The Importance of World Building

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When it comes to writing a game, movie, TV show or book, there are certain elements you really need to nail, story, character, structure, tone and theme are chief among them, however even if you have these elements, you still need the setting to really sell everything, and this is where your world building shines.

What is World Building?

Put simply “World Building” is literally building a world, it’s the difference between having your work set in “San-Francisco like cityscape” or being set in “the gritty underbelly of San-Francisco circa the early 70’s”, to put it another way, where your story is like your framework, pushing things from point A to B, world building is the fancy outer shell you drape over it, adding in detail and elements that while not necessary to a finished structure certainly add a lot to it, in terms of aesthetics and even functionality.

San Francisco circa 1970

More in depth now, What is World Building?

To delve in a little further and break down some of the elements, World Building is more than simply creating a world, it’s creating everything on it too, the people, the creatures, the houses, the vehicles, whatever you need for the story you want to tell, but you also need to make the world lived in, merely placing objects and characters in as plot devices will not do this, your audience will likely see right through it and unless the story is incredibly engaging or the mechanics if it’s a game you are working on are incredibly well done, your audience will begin to notice that something it off.

Dropping further in Depth, A Lived in World?

This again goes back to the difference between a generic city and a specific location that is integral to your story, if you are making a fantasy or science fiction work, then you might be tempted to throw in some crazy ideas, talking animals, flying cars, fantastic weapons, invisible houses etc. these are all well and good, but a lived in world they do not make, in order to make your world feel lived in there needs to be some logic, if you decide to give your character a particular weapon then it either needs to be very effective or have some sort of personal meaning to the character, for instance if your character uses an abnormally large sword but is shown to be far more effective with a standard blade, then the viewer or player may begin to ponder why they would make that choice, if you reveal that the weapon belonged to an ancestor, then you have yourself some back story that you can draw from, or some lore that can be delved into, however if no such revelation occurs and the choice is purely because it seemed cool, then the world becomes a little less lived in, and a little more hollow.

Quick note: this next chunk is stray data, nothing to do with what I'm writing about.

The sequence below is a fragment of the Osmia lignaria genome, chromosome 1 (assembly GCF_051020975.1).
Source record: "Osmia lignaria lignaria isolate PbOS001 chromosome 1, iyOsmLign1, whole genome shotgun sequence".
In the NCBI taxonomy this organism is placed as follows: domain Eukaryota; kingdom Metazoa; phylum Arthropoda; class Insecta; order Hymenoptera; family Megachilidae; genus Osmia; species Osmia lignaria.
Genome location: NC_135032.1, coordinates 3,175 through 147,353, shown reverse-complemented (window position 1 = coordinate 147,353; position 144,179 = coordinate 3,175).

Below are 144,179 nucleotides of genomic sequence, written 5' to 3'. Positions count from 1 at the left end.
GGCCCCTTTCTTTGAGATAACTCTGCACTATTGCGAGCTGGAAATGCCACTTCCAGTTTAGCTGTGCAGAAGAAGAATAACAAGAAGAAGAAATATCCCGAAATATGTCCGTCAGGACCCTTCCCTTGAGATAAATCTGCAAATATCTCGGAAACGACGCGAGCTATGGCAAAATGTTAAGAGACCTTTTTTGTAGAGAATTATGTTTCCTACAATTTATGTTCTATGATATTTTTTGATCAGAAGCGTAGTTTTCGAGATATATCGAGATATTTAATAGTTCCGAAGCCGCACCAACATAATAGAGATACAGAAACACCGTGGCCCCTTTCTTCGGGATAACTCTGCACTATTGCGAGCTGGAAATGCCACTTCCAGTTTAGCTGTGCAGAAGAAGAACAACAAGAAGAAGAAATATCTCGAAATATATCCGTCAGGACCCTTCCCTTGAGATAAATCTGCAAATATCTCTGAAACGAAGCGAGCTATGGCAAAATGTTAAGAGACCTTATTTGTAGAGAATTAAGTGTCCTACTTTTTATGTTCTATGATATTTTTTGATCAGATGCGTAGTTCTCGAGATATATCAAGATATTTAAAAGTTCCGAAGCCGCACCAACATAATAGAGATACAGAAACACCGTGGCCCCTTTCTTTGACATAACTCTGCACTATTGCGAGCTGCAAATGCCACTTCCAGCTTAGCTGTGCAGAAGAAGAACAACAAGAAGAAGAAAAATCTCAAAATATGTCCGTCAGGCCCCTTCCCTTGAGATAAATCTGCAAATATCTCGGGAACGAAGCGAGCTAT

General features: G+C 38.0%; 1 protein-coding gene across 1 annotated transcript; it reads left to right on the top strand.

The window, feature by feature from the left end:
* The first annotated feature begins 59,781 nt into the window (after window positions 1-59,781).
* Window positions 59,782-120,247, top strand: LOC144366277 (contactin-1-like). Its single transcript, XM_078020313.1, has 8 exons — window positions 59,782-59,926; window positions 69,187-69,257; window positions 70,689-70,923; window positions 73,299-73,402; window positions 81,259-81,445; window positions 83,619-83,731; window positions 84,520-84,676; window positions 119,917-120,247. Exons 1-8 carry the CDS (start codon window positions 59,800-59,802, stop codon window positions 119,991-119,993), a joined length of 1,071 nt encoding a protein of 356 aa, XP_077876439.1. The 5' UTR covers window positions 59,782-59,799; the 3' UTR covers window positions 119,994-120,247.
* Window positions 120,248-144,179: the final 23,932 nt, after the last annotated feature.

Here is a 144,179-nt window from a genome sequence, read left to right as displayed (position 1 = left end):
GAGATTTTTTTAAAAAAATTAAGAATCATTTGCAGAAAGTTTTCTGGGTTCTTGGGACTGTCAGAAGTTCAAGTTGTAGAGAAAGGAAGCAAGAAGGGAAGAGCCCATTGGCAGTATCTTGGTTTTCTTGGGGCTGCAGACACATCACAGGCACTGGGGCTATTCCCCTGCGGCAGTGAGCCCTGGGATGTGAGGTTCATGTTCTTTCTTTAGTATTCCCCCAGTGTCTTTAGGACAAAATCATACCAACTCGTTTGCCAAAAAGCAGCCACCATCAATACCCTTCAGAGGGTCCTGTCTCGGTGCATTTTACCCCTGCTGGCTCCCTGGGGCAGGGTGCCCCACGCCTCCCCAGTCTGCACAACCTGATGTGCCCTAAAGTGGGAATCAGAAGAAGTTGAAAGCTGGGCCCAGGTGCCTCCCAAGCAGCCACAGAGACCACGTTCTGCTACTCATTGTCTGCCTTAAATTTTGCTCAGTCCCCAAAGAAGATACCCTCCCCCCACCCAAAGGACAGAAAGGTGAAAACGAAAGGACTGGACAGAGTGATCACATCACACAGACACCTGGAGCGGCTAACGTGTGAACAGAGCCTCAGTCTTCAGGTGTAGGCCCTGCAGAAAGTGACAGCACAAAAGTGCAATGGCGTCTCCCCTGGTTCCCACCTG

Mutant Year Zero’s Post Apocalyptic Lived in World

A Lived in World Continued.

Sometimes A Lived in World needs to be impossible or virtually impossible to live in, this might sound like a contradictory statement, but what I mean is that the world is a dangerous place, and danger leads itself to adventure, action, tension and other things that keep people engaged, if your world is entirely made of bright skies, marshmallows and happiness, you can have it feel lived in, but it’s far easier to add some danger, for instance you could have a swamp that is toxic to all but the malformed creatures that live there, then have your character make the rational choice of avoiding it, only to have their other options cut off so they are forced through near certain death, this is more of a story beat than World Building though, but what you could do, is add the remains of previous adventurers, and making them as close to your heroes as possible both raises the stakes and immediately gives your world a history, this is a bad place, you are not the first to come here, and your journey may end, our world has bad places, yours can make them worse.

Back story and Lore.

Some other ways to add some simple World Building, are back story and lore, these are similar which is why I have grouped them both together, however they are different, back story is exactly as it sounds, story that takes place prior to the current story, mostly this would serve to show how your characters entered the situation they find themselves in, lore is also filling in the blanks of things prior to your adventure, however it is more based on the world as a whole, rather than your specific characters, with lore you would paint a picture of how a kingdom was founded and ruled, where backstory would tend to focus more on who the king was, both elements are helpful for story and world building when used correctly.